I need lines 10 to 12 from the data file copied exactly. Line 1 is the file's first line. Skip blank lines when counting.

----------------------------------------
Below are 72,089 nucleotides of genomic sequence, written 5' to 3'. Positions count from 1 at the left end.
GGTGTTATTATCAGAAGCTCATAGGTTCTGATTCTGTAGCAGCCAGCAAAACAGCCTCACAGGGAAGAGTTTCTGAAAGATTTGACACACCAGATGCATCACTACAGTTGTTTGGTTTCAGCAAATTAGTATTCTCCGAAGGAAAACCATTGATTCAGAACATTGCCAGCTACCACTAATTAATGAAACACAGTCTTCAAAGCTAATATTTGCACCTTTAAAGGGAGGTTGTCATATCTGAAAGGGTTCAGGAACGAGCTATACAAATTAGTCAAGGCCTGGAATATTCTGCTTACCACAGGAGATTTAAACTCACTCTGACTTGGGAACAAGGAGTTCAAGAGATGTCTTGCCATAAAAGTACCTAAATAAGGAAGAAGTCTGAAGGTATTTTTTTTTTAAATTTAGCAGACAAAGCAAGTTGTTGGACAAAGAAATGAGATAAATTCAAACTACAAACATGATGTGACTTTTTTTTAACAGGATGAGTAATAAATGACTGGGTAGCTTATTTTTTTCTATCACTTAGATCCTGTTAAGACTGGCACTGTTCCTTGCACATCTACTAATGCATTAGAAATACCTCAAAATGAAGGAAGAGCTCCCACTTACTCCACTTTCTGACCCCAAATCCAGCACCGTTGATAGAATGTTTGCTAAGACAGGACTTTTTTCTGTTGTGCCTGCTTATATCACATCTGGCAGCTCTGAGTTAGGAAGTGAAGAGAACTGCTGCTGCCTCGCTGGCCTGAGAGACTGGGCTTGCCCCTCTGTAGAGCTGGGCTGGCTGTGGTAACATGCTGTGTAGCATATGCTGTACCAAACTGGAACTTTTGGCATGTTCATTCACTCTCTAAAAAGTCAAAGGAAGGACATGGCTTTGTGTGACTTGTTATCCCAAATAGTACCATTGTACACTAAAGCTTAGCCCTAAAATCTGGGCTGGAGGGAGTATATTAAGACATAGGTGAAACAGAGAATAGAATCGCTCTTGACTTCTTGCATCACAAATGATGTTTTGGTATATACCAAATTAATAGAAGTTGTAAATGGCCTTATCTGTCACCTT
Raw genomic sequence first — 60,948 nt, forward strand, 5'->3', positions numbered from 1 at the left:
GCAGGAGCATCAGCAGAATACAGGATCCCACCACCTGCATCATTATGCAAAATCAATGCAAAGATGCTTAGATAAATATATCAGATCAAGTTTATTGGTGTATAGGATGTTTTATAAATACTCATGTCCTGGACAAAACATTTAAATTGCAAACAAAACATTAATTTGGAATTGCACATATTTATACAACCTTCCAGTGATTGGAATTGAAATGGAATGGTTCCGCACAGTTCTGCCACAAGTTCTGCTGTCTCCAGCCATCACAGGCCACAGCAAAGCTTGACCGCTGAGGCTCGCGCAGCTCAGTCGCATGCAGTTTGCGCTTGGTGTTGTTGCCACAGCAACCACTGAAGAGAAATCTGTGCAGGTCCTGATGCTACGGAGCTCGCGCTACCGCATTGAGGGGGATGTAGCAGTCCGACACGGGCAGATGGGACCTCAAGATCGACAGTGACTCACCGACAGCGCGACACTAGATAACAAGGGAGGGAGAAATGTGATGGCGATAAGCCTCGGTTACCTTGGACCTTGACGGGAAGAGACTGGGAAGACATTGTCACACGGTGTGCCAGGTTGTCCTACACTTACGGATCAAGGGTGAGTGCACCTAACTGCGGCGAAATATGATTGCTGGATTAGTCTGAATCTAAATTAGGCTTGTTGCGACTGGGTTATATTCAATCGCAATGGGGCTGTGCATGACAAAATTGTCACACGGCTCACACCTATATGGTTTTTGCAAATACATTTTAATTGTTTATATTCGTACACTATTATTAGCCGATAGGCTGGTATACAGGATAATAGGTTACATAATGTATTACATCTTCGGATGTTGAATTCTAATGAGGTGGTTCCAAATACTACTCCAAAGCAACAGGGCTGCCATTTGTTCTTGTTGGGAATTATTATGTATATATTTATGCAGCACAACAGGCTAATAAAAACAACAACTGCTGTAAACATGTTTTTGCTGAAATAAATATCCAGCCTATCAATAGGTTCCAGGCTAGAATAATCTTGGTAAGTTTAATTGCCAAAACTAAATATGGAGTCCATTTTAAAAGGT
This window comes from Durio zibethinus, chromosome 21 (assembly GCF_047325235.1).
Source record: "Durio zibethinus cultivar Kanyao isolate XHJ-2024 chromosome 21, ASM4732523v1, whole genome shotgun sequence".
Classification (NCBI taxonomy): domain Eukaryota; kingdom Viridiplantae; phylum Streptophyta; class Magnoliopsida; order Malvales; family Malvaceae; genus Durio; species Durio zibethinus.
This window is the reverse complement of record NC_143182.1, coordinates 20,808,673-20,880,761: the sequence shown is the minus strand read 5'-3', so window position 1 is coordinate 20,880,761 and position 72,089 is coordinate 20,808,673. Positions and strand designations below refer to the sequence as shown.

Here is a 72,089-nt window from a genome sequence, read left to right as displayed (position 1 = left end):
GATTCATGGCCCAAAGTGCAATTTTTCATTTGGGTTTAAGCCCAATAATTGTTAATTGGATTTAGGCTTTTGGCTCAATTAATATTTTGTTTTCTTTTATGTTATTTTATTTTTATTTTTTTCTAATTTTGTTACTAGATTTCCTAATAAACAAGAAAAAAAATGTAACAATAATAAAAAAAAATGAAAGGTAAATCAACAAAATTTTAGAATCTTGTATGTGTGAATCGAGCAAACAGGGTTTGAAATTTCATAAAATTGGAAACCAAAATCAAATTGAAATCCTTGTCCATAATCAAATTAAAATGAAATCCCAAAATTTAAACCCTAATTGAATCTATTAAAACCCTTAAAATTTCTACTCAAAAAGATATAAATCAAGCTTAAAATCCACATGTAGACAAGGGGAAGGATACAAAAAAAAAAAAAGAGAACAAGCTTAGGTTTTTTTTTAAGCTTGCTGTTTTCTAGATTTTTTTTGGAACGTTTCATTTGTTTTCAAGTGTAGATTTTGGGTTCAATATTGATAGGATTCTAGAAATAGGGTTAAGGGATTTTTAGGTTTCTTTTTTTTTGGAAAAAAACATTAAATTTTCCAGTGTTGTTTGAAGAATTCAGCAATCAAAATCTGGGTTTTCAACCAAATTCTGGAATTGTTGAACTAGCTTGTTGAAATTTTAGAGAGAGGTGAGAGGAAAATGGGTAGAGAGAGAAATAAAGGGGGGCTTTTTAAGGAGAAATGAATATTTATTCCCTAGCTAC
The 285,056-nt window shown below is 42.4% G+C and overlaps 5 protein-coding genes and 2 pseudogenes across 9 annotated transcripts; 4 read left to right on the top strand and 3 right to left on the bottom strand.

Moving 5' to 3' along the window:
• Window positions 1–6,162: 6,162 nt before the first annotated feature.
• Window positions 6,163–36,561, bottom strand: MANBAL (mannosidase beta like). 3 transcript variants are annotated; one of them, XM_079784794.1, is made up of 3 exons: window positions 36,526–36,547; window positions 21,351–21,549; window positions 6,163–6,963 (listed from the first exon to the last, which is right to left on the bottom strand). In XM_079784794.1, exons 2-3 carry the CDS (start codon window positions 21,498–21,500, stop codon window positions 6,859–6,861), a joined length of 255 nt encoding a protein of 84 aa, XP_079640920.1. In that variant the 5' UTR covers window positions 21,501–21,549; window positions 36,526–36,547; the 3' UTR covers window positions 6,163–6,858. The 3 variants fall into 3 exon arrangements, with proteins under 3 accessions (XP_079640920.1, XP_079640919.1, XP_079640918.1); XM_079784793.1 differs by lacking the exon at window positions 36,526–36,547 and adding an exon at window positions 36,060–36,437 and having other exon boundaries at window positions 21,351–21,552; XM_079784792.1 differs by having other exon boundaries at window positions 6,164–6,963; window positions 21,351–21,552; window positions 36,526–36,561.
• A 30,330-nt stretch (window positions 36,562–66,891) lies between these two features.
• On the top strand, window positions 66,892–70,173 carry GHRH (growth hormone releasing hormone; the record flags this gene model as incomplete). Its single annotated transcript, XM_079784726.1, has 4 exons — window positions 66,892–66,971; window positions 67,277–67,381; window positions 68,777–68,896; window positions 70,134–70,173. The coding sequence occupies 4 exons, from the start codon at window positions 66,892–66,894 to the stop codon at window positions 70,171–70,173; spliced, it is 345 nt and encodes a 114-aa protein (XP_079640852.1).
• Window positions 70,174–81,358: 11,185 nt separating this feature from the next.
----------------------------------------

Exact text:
GATTCATGGCCCAAAGTGCAATTTTTCATTTGGGTTTAAGCCCAATAATTGTTAATTGGATTTAGGCTTTTGGCTCAATTAATATTTTGTTTTCTTTTATGTTATTTTATTTTTATTTTTTTCTAATTTTGTTACTAGATTTCCTAATAAACAAGAAAAAAAATGTAACAATAATAAAAAAAAATGAAAGGTAAATCAACAAAATTTTAGAATCTTGTATGTGTGAATCGAGCAAACAGGGTTTGAAATTTCATAAAATTGGAAACCAAAATCAAATTGAAATCCTTGTCCATAATCAAATTAAAATGAAATCCCAAAATTTAAACCCTAATTGAATCTATTAAAACCCTTAAAATTTCTACTCAAAAAGATATAAATCAAGCTTAAAATCCACATGTAGACAAGGGGAAGGATACAAAAAAAAAAAAAGAGAACAAGCTTAGGTTTTTTTTTAAGCTTGCTGTTTTCTAGATTTTTTTTGGAACGTTTCATTTGTTTTCAAGTGTAGATTTTGGGTTCAATATTGATAGGATTCTAGAAATAGGGTTAAGGGATTTTTAGGTTTCTTTTTTTTTGGAAAAAAACATTAAATTTTCCAGTGTTGTTTGAAGAATTCAGCAATCAAAATCTGGGTTTTCAACCAAATTCTGGAATTGTTGAACTAGCTTGTTGAAATTTTAGAGAGAGGTGAGAGGAAAATGGGTAGAGAGAGAAATAAAGGGGGGCTTTTTAAGGAGAAATGAATATTTATTCCCTAGCTAC
The 285,056-nt window shown below is 42.4% G+C and overlaps 5 protein-coding genes and 2 pseudogenes across 9 annotated transcripts; 4 read left to right on the top strand and 3 right to left on the bottom strand.

Moving 5' to 3' along the window: